The shortage of polyvalent snake antivenom produced in South Africa is mainly caused by load shedding.
According to snake experts, urgent intervention is needed to tackle the power problem and prevent the problem regarding the shortage of antidote from heading towards disaster. That is why 27 experts in the field of snakebite treatment have now written an open letter to Dr. Joe Phaahla, the Minister of Health, directed to plead for intervention.
The crisis is already looming for almost a yearwith veterinarians warning that pets in particular are dying due to a lack of antidote.
According to Chris Hobkirk of Lowveld Venom Suppliers (LVS) from Mbombela, Mpumalanga, the South African Vaccine Producers (SAVP) in Johannesburg’s manufacturing process is being hampered by load shedding. The SAVP produces antidote for the entire country.
“The process is interrupted due to load shedding and machines break in between which further slows down the process. The cooling of the antidote is also affected because a continuous power supply is required in this process,” says Hobkirk.
“We must intervene to prevent loss of life, not only of animals but also of people,” Hobkirk told Rhewal.
“There is also the danger that people can lose limbs and this must be prevented at all times.”
In the experts’ letter to the minister, Phaahla is asked for the provision of the necessary money and resources to the laboratory to improve the overall operation so that the manufacturing process is no longer affected by load shedding.
“Appropriate equipment, power generators and other essential production items will significantly improve production which will ensure a sufficient amount of antidote.”
Other problems that also contribute to the deficit are management problems and staffing restrictions, says Prof. Timothy Hardcastle, a trauma surgeon and member of the national snake bite advisory group and the Trauma Society of South Africa.
Polyvalent antivenom is used in the treatment of snake bites from, among others, the black mamba, green mamba, Jameson’s mamba, yellow snake, Mozambican spitting cobra, rinkhals, puff adder and gabo viper. Tree snake bites are treated with a separate (specific) antidote.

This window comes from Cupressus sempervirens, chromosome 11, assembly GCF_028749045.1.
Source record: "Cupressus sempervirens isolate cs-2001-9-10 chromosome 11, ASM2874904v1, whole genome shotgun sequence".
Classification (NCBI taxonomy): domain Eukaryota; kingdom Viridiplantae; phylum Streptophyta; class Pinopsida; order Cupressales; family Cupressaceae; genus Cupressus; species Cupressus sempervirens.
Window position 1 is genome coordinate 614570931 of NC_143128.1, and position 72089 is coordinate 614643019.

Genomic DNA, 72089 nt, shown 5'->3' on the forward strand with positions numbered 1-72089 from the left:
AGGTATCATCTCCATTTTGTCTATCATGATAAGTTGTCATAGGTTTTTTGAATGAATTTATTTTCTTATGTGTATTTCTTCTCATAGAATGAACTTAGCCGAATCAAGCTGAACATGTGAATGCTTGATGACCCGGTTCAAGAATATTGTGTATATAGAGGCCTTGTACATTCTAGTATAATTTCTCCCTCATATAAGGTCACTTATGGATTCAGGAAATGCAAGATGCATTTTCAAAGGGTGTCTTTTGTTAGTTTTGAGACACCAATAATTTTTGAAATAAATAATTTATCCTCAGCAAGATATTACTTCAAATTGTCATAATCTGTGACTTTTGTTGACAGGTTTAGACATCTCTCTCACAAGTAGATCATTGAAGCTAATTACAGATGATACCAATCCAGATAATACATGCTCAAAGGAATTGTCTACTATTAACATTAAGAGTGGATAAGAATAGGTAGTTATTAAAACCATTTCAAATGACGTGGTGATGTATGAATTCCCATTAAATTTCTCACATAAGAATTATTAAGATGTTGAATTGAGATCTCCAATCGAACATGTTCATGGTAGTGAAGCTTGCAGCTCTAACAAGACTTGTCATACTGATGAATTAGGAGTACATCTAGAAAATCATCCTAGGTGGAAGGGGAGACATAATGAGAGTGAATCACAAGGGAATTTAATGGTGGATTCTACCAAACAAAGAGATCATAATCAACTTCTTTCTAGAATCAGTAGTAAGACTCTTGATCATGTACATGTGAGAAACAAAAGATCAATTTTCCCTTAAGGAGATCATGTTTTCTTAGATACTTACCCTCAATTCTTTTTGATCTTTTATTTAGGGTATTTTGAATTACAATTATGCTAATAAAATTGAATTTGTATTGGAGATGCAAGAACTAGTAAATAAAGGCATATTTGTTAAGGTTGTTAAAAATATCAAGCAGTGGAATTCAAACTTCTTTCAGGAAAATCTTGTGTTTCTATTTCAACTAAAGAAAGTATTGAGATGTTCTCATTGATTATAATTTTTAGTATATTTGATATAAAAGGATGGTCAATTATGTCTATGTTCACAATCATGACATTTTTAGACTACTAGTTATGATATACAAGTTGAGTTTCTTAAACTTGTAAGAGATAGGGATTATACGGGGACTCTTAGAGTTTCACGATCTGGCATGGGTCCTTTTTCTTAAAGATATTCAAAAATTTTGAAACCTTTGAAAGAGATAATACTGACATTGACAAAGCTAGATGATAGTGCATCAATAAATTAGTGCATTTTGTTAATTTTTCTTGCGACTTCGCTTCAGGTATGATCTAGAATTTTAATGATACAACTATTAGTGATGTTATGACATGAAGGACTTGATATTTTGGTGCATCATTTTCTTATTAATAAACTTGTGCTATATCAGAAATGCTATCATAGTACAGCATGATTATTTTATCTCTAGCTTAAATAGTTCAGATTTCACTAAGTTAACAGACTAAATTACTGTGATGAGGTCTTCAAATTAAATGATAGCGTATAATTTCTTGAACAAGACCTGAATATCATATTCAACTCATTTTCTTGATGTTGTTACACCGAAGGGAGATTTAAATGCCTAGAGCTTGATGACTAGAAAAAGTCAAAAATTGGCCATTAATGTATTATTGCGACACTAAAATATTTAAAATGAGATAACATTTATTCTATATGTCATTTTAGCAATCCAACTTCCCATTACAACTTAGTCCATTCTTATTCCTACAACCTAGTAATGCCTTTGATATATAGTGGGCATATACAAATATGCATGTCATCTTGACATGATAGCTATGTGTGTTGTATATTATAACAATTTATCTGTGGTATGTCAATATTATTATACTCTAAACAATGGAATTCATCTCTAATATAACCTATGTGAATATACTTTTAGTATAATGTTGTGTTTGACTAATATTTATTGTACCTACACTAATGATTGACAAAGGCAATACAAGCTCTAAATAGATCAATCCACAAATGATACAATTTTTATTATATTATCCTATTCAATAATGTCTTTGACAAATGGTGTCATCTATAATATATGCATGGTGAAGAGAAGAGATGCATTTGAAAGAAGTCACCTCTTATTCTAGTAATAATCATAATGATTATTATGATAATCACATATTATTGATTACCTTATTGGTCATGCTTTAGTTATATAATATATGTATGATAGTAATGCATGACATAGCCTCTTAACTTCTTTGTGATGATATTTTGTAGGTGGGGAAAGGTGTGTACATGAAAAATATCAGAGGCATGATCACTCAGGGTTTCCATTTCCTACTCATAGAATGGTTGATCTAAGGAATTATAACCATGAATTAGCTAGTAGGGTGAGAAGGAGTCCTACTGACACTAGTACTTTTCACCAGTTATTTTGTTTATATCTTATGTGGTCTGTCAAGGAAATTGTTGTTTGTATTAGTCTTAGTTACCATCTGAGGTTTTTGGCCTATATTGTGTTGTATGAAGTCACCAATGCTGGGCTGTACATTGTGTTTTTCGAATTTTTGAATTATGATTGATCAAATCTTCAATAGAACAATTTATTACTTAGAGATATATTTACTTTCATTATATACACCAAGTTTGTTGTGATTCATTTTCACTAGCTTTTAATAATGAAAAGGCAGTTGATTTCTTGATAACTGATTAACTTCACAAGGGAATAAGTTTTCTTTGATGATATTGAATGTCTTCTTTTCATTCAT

The antivenom is considered the best antidote for poisonous snakebites and according to Hardcastle and Hobkirk there is no suitable alternative product for snakebite treatment.
“In the case of cytotoxic poisoning (where the poison affects the tissue) there are devastating consequences if one does not get antidote in time. With neurotoxic poisoning (snake venom that affects the nervous system) it can even cause someone’s death if antivenom is not administered,” says Hobkirk.
According to Hardcastle, antidote is being produced, but it is being used to fill the large backlog of orders before new orders can be taken.
“Certain public and private hospitals – many of which are located in high-risk snakebite areas – are already out of stock while others have very little anti-venom on hand. Some vets are currently unable to obtain antidote at all,” says Hardcastle. “There is also no sign that the stock will be replenished soon.”
According to Hardcastle, children run a particularly high risk of becoming seriously ill when they are bitten by a snake and antivenom is not administered in time.
Most snake bites occur in the subtropical warm parts of the country (the eastern parts, including the Lowveld, Limpopo and KwaZulu-Natal). Snakes are most active between November and April, when temperatures are warmer.
Hobkirk advises anyone who encounters a snake to keep his or her distance and make no sudden movements, “because then the snake will not see you as a threat and attack”.
When someone does get stung or bitten by a snake, it is important to stay calm and get help as soon as possible.
“Call a snake handler or go to your nearest hospital as quickly as possible.”
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